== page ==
Coping During a Crisis


Recent news and social media posts have been centered around COVID-19 and the global impact this virus is having. It is crucial that we continue tending to our self-care needs during stressful circumstances. Self-care practices can promote emotional self-regulation and may help reduce anxiety.

Here are 5 ways to cope with stress during a crisis:

1. Connect With Others

• Take the time to check in with others over the phone or online. Talk with trusted people about how you are doing, including health care professionals. Serenity Now Wellness offers telepsychology services, allowing you to access health care support from home. Follow the link to book a free consultation:

2. Set a Time Limit on Media Consumption
• Stay informed by only tuning into one or two trusted media sources. Constantly searching for updates on COVID-19 can deplete your energy levels and lead to overwhelming feelings of worry.

3. Establish Routine
• It can be difficult to create normalcy during times of an ongoing crisis. Establishing a daily routine can help you regain control and lower stress levels. If you’ve been working from home, start off by taking the time to get dressed and eat breakfast in the morning.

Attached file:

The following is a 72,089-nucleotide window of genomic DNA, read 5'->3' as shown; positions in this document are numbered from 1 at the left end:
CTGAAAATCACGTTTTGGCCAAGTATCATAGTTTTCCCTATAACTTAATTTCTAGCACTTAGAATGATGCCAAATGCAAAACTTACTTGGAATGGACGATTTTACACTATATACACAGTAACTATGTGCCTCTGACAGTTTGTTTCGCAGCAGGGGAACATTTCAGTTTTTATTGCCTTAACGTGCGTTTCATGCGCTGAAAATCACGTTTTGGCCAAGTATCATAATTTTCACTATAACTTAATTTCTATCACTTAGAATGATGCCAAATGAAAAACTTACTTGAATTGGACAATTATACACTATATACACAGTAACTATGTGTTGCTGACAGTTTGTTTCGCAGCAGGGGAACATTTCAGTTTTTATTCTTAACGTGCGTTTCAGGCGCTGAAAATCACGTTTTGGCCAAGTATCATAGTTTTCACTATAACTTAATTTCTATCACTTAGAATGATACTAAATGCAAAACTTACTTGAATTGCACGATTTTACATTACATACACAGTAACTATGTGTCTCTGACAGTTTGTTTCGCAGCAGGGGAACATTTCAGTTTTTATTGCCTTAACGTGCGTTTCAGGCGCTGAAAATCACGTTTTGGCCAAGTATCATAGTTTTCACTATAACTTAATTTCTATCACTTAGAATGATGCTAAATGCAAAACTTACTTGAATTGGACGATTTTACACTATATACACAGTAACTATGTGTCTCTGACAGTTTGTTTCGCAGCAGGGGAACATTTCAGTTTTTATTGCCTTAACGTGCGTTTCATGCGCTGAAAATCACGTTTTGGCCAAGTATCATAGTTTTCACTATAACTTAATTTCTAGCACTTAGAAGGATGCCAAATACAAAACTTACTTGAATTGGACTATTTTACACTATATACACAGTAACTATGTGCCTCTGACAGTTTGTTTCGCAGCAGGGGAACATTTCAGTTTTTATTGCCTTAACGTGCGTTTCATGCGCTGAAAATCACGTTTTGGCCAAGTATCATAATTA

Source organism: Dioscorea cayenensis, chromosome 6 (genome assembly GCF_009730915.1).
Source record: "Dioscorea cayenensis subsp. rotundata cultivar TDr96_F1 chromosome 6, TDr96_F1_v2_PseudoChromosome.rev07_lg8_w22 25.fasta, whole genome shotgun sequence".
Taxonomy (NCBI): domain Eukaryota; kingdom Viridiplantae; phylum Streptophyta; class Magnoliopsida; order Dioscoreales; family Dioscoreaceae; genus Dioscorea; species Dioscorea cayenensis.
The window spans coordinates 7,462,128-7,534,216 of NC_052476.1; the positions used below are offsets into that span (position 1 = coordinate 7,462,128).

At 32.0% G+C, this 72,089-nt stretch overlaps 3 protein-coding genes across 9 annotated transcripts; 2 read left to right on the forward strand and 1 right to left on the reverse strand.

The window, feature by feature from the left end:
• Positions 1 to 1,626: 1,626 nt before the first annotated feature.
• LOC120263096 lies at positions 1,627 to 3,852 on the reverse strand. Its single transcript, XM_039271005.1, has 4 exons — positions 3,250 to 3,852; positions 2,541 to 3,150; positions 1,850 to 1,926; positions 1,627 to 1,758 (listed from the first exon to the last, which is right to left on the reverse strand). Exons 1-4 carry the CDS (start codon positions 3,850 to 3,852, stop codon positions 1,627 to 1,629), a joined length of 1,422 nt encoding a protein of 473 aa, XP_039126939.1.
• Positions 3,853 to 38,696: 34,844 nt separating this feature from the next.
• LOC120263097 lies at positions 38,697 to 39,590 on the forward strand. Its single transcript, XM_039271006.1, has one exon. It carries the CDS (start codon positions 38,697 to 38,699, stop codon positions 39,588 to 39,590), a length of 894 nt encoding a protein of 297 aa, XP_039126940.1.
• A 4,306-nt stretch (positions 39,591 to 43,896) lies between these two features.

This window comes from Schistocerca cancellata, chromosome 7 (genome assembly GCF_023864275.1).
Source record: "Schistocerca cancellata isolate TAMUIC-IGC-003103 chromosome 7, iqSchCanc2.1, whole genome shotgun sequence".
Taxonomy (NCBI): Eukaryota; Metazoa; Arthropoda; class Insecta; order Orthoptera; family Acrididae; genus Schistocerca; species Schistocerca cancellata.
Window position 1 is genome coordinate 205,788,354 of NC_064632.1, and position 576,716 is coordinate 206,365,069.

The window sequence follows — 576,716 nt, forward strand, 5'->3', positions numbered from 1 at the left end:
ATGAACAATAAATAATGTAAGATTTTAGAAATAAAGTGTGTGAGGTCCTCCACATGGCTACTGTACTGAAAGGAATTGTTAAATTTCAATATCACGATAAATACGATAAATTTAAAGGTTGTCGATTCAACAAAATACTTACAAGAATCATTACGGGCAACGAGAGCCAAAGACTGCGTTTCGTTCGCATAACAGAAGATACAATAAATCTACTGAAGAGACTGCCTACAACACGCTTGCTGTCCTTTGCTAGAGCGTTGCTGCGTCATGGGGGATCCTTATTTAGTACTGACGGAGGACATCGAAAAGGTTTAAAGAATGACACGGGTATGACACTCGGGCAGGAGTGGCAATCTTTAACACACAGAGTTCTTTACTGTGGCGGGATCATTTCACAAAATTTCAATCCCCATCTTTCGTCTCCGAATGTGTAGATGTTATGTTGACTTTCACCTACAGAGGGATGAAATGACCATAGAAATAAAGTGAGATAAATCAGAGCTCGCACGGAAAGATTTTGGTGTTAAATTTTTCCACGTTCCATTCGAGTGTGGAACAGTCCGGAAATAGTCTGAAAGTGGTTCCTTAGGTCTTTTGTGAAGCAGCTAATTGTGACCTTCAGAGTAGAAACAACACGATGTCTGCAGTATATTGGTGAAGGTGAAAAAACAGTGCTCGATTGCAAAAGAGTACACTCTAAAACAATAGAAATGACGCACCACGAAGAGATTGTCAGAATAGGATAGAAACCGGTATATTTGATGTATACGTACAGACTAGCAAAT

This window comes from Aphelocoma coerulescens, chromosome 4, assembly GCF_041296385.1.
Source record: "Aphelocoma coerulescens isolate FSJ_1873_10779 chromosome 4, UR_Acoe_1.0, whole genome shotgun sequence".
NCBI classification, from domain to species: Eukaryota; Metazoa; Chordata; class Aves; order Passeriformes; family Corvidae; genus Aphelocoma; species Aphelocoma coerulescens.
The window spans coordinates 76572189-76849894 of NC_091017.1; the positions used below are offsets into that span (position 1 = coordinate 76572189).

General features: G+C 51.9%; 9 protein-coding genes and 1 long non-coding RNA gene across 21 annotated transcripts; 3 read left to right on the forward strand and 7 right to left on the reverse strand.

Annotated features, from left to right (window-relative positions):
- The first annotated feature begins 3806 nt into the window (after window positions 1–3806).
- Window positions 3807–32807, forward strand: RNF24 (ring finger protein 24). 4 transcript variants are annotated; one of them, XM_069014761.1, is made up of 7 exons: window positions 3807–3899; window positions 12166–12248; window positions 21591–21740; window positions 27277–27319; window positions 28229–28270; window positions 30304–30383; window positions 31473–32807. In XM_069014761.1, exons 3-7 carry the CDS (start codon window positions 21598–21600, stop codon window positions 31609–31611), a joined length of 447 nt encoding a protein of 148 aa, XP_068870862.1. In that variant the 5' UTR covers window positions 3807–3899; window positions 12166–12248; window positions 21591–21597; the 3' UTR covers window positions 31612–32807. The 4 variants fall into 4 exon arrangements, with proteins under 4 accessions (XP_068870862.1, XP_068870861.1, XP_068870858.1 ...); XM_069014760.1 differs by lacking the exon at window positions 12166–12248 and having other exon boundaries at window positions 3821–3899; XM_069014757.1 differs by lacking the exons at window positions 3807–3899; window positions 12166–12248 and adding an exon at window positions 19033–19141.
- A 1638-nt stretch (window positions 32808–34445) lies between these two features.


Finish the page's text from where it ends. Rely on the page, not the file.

4. Stay Active
• YouTube has a variety of videos that can make working out at home easier and more fun, while reducing stress. Stress produces higher cortisol levels, which is also known as the ‘stress hormone.’ High cortisol levels over a long period of time can lead to health issues, such as severe fatigue, irritability, difficulty concentrating, high blood pressure, and headaches. Exercise can slow down cortisol production and reduce anxiety by helping our minds accept that we are not in immediate danger.

5. Participate in Activities that You Enjoy
• Do something that you enjoy. This will also help lower cortisol levels and encourage you to focus on more positive feelings. Take a walk outside, play with the leftover snow in your backyard, or make s’mores. For more ideas and activities, check out my blog on Curbing Cabin Fever!

Blog by Registered Provisional Psychologist Nadia:

Reference: Bezdek, K. G., & Telzer, E. H. (2017). Have no fear, the brain is here! How your brain responds to stress. Front. Young Minds, 5, 71. doi: 10.3389/frym.2017.00071